EPICS Data Validity using the TRIUMF Modtcp driver
Rolf Keitel, updated 2005/04/07
The TRIUMF modtcp driver uses a memory buffer in the IOC to store PLC data.
EPICS device support reads and writes data from/to this memory buffer.
Two vxWorks tasks (plcRead, plcWrite) move data between this memory buffern and the PLC using TCP/IP.
One vxWorks task (plcWatch) monitors the PLC-to-IOC communication.
This section is based on Quantum Series PLCs.
Problems, which can lead to "stale" = invalid data.
- Channel access (CA) broken: The IOC is running ok, but does not communicate with CA clients
- IOC<>PLC communication broken: EPICS device support is reading/writing to the memory buffer, but the plcRead task does not communicate with the PLC
- PLC program stopped: EPICS
device support is reading/writing to the memory buffer, plcRead task
reads from the PLC, but the PLC program has stopped. Note that in this
case communication with the PLC still works on Quantum Series PLCs.
In the control system, stale data must be
recognizable and it is desirable to have diagnostics to also recognize the cause of stale data.
How does the ISAC control system handle these issues?
Case 1) is handled by the CA protocol, which notifies the CA clients
about the state of the connection between the client and a process
the CA client
must respond properly to invalid data
Case 2 and 3): the modtcpSupport EPICS driver counts successful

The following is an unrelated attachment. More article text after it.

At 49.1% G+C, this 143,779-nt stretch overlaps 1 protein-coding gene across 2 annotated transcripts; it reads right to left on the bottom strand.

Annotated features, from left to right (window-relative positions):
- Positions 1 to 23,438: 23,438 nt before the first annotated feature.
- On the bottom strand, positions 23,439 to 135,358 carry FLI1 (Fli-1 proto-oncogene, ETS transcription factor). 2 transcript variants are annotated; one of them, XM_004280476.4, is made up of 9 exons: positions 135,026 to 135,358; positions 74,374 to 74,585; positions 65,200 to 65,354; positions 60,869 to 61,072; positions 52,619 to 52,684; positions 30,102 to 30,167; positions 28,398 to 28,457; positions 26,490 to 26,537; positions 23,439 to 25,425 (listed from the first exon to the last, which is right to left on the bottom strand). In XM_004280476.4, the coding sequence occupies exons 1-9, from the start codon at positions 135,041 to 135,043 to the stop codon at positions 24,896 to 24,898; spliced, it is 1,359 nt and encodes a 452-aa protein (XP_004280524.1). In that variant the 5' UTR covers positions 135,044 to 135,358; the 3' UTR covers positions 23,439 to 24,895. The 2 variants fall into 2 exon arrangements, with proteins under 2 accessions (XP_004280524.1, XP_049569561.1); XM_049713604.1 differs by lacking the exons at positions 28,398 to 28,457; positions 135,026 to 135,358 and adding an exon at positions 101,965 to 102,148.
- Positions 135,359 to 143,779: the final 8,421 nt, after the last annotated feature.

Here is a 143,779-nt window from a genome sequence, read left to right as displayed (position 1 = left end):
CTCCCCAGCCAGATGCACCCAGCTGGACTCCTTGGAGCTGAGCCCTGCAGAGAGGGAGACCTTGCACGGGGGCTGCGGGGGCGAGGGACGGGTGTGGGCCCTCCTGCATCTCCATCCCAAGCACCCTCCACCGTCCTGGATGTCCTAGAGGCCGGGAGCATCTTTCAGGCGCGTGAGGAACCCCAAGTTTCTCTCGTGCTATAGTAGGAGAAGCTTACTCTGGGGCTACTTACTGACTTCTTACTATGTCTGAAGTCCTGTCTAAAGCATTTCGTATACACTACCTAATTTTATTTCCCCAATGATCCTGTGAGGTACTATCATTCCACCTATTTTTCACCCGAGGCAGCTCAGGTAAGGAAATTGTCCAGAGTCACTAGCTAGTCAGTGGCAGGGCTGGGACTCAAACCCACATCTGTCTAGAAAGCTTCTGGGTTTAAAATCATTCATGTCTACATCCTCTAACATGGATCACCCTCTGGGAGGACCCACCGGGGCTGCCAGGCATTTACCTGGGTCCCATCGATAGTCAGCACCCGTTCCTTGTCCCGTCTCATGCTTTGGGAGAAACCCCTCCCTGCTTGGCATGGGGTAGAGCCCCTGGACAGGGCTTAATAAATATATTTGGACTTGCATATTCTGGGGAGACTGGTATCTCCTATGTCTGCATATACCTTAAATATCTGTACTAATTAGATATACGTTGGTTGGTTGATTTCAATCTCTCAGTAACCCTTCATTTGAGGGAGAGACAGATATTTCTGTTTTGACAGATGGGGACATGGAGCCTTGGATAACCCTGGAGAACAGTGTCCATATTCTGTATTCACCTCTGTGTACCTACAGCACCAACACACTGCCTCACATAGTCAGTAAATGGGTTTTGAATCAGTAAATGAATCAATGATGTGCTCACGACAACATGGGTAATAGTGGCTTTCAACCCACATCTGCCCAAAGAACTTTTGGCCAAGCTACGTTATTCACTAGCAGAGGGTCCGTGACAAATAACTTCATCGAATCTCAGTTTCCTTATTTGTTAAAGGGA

read transactions and monitors a watchdog location in the PLC. If the watchdog is not updated for
five seconds, all EPICS input records are flagged invalid and are put
into an invalid alarm state.
The successful read counters are provided as vxWorks global variables
to EPICS. This allows to distinguish case 2) (neither read counters
nor watchdog are updating) from case 3) (read counters are
updating, but watchdog is not).
- the PLC program must provide a watchdog location. The
value at this location should increment at every scan and wrap around
at a high value. The same value should not reappear in the watchdog
location for several seconds.
- the IOC startup script must call modtcpWatchdog() in order to identify this location to EPICS.
- the EPICS database designer must ensure that the invalid severity of a hardware input record is propagated to any derived records.